Radio star

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Stellar radio sources, radio source stars or radio stars are stellar objects that produce copious emissions of various radio frequencies, whether constant or pulsed. Radio emissions from stars can be produced in many varied ways.

Neutron stars[edit]

Pulsars, a type of neutron star, are examples of radio stars.[1] Rotation-powered pulsars are, as the name suggests, powered by the slow-down of their rotation. The rotation powers a magnetic field, which generates the radio emissions. Not all rotation-powered pulsars generate their pulses in the radio spectrum. Some of them, from the millisecond pulsars, generate X-rays instead. Aside from radio pulsars and X-ray pulsars, there are also gamma ray pulsars, which are mostly magnetars. Some radio pulsars are also optical pulsars.

Aside from pulsars, another type of neutron star is also characterized by radio emissions: the rotating radio transient (RRAT). As suggested by the name, the radio emission is erratic.


Quasars (quasi-stellar radio sources) are not radio stars. They also emit radio frequencies, but from the effects of supermassive black holes at the centre of galaxies. Although they appear to be stars, they are not stars, but the hyperactive heart of a galaxy.

Normal stellar objects[edit]

Some late-type stars can produce astrophysical masers from their atmospheres and beam out coherent bursts of microwaves.

The Sun, the nearest star to Earth, is known to emit radio waves, though it is virtually the only regular star that has been detected in the radio spectrum, because it is so close. It is not considered a radio star because it is not a strong radio source.[2]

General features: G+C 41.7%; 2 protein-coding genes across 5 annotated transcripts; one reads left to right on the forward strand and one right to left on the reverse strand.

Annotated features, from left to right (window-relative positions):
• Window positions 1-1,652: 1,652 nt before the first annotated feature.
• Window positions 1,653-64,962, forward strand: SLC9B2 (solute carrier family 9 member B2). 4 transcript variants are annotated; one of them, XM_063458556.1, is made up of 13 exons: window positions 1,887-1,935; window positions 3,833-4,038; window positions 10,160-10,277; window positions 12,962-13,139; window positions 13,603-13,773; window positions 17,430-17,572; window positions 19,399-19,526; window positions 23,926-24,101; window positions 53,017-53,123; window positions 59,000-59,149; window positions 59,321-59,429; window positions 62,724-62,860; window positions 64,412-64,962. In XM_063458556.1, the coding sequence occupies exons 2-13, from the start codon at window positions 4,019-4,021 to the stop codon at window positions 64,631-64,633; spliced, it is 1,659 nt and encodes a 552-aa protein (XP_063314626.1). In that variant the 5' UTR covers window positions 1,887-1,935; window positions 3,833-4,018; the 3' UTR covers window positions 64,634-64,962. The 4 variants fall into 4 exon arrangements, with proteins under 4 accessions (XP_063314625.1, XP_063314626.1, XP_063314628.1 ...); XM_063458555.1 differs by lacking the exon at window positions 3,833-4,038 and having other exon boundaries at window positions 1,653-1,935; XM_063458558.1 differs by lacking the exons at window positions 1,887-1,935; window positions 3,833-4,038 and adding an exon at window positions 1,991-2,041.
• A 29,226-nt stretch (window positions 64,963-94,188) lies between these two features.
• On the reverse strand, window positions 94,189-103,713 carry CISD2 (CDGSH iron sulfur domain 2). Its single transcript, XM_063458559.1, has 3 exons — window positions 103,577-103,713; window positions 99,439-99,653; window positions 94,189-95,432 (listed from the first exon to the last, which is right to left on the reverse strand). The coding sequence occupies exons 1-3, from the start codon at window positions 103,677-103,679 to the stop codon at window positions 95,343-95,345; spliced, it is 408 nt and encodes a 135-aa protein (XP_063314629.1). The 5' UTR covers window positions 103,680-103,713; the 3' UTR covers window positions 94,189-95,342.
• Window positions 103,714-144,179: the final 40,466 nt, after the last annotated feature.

Some studies have found that main-sequence stars may extremely rarely emit radio waves. A 2009 survey found a maximum of 112 candidate radio stars cross-matching the FIRST and NVSS surveys, but estimated that 108 ± 13 of the samples are from "contamination" from background sources. They estimate that less than 1.2 in 1 million stars between an apparent magnitude of 15 and 19.1 emit more than 1.25 mJy in the 21-centimeter band.[3]


  1. ^ "About Pulsars". Jodrell Bank Centre for Astrophysics. 2008-12-23. Retrieved 2009-01-22. 
  2. ^ IEEE Canada, What has radio astronomy found?, National Research Council of Canada (accessed 11 September 2009)
  3. ^ Kimball, Amy E.; Knapp, Gillian R.; Ivezic, Zeljko; West, Andrew A.; Bochanski, John J.; Plotkin, Richard M.; Gordon, Michael S. (10 August 2009). "A Sample of Candidate Radio Stars in FIRST and SDSS". The Astrophysical Journal. 701 (1): 535–546. doi:10.1088/0004-637X/701/1/535. ISSN 0004-637X. Retrieved 22 November 2017.